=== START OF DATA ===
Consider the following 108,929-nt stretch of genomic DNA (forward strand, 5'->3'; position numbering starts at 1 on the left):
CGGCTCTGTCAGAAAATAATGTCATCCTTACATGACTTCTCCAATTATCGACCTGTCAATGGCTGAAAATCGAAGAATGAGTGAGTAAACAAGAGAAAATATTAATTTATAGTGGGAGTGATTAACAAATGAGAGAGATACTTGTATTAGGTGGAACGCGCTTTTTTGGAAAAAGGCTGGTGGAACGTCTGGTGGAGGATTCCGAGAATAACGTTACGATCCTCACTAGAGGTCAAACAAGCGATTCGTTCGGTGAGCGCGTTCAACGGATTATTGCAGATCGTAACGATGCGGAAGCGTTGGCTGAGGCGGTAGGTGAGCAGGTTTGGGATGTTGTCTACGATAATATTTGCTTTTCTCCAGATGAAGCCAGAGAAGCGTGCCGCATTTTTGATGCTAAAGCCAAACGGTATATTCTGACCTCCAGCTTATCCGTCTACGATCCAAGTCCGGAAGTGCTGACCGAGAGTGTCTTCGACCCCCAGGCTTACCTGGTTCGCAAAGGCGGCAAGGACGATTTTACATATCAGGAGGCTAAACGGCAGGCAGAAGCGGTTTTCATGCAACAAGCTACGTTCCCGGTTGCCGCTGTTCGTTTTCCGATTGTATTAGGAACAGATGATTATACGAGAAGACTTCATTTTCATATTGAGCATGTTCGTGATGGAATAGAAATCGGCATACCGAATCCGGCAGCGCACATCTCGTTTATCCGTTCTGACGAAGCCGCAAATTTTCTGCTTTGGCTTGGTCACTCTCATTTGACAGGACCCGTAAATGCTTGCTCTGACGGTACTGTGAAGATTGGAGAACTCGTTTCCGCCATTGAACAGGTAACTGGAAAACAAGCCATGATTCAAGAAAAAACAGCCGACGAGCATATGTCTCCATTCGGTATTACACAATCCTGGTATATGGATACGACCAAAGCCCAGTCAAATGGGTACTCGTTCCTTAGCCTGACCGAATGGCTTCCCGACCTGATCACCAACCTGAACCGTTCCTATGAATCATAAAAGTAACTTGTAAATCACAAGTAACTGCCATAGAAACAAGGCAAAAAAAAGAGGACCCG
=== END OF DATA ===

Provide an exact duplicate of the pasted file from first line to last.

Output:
Consider the following 108,929-nt stretch of genomic DNA (forward strand, 5'->3'; position numbering starts at 1 on the left):
CGGCTCTGTCAGAAAATAATGTCATCCTTACATGACTTCTCCAATTATCGACCTGTCAATGGCTGAAAATCGAAGAATGAGTGAGTAAACAAGAGAAAATATTAATTTATAGTGGGAGTGATTAACAAATGAGAGAGATACTTGTATTAGGTGGAACGCGCTTTTTTGGAAAAAGGCTGGTGGAACGTCTGGTGGAGGATTCCGAGAATAACGTTACGATCCTCACTAGAGGTCAAACAAGCGATTCGTTCGGTGAGCGCGTTCAACGGATTATTGCAGATCGTAACGATGCGGAAGCGTTGGCTGAGGCGGTAGGTGAGCAGGTTTGGGATGTTGTCTACGATAATATTTGCTTTTCTCCAGATGAAGCCAGAGAAGCGTGCCGCATTTTTGATGCTAAAGCCAAACGGTATATTCTGACCTCCAGCTTATCCGTCTACGATCCAAGTCCGGAAGTGCTGACCGAGAGTGTCTTCGACCCCCAGGCTTACCTGGTTCGCAAAGGCGGCAAGGACGATTTTACATATCAGGAGGCTAAACGGCAGGCAGAAGCGGTTTTCATGCAACAAGCTACGTTCCCGGTTGCCGCTGTTCGTTTTCCGATTGTATTAGGAACAGATGATTATACGAGAAGACTTCATTTTCATATTGAGCATGTTCGTGATGGAATAGAAATCGGCATACCGAATCCGGCAGCGCACATCTCGTTTATCCGTTCTGACGAAGCCGCAAATTTTCTGCTTTGGCTTGGTCACTCTCATTTGACAGGACCCGTAAATGCTTGCTCTGACGGTACTGTGAAGATTGGAGAACTCGTTTCCGCCATTGAACAGGTAACTGGAAAACAAGCCATGATTCAAGAAAAAACAGCCGACGAGCATATGTCTCCATTCGGTATTACACAATCCTGGTATATGGATACGACCAAAGCCCAGTCAAATGGGTACTCGTTCCTTAGCCTGACCGAATGGCTTCCCGACCTGATCACCAACCTGAACCGTTCCTATGAATCATAAAAGTAACTTGTAAATCACAAGTAACTGCCATAGAAACAAGGCAAAAAAAAGAGGACCCG